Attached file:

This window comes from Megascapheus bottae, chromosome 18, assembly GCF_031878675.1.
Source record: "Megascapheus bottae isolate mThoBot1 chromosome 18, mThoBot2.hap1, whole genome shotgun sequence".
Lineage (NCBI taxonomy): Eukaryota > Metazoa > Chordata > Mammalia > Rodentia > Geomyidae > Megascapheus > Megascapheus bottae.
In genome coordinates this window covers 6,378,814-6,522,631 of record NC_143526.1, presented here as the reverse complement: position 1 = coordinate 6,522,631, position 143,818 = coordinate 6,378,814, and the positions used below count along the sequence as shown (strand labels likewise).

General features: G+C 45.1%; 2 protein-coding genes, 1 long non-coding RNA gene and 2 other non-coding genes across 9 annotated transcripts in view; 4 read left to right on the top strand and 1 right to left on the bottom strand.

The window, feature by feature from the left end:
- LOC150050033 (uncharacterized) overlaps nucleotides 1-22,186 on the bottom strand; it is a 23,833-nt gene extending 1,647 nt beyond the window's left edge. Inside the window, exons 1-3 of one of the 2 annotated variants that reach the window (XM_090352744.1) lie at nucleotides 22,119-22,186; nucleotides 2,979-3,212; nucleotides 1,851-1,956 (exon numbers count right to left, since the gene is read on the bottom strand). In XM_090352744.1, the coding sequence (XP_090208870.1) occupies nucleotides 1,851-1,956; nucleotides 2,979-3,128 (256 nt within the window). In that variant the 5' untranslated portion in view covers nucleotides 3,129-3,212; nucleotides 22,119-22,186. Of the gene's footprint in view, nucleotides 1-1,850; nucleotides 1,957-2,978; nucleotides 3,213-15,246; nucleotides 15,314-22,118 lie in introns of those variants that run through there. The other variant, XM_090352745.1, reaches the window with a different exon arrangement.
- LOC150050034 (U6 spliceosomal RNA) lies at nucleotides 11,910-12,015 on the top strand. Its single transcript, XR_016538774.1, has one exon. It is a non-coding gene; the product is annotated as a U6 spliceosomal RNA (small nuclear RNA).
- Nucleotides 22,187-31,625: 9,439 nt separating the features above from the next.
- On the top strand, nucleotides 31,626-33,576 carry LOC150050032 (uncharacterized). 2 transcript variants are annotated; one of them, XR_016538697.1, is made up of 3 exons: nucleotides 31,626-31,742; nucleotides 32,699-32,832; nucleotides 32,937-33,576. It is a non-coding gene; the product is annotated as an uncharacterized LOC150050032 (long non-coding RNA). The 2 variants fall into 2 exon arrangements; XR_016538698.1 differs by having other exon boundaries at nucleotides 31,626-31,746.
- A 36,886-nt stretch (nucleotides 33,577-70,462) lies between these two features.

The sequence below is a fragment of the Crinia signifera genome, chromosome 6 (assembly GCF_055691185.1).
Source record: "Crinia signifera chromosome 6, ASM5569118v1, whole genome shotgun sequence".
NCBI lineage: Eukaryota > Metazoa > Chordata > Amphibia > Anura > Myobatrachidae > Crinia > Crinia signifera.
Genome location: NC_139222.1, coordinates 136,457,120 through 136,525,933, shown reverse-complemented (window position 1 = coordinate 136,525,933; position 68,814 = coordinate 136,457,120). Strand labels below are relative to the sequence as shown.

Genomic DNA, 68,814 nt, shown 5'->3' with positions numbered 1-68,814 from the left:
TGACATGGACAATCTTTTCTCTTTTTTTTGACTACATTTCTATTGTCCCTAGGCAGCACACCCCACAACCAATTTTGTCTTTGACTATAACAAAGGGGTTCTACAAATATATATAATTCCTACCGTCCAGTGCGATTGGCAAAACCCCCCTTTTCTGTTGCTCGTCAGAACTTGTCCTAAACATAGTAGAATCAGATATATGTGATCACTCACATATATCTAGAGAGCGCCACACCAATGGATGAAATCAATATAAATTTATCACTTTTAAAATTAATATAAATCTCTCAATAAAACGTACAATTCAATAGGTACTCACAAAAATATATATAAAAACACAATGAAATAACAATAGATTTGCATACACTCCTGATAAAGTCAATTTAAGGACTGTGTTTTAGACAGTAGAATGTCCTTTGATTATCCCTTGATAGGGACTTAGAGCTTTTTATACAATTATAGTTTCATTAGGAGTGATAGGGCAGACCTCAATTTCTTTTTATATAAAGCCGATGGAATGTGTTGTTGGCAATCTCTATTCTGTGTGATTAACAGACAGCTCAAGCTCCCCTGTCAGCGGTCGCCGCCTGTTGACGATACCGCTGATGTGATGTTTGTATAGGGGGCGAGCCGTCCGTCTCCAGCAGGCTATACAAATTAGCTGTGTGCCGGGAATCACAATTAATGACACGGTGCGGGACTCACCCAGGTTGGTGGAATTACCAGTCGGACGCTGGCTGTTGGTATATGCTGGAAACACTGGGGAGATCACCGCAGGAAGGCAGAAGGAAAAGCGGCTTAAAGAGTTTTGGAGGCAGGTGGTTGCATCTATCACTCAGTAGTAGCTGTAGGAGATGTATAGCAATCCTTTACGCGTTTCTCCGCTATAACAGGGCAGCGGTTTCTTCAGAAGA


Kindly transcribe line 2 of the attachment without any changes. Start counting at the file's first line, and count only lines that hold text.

Source record: "Megascapheus bottae isolate mThoBot1 chromosome 18, mThoBot2.hap1, whole genome shotgun sequence".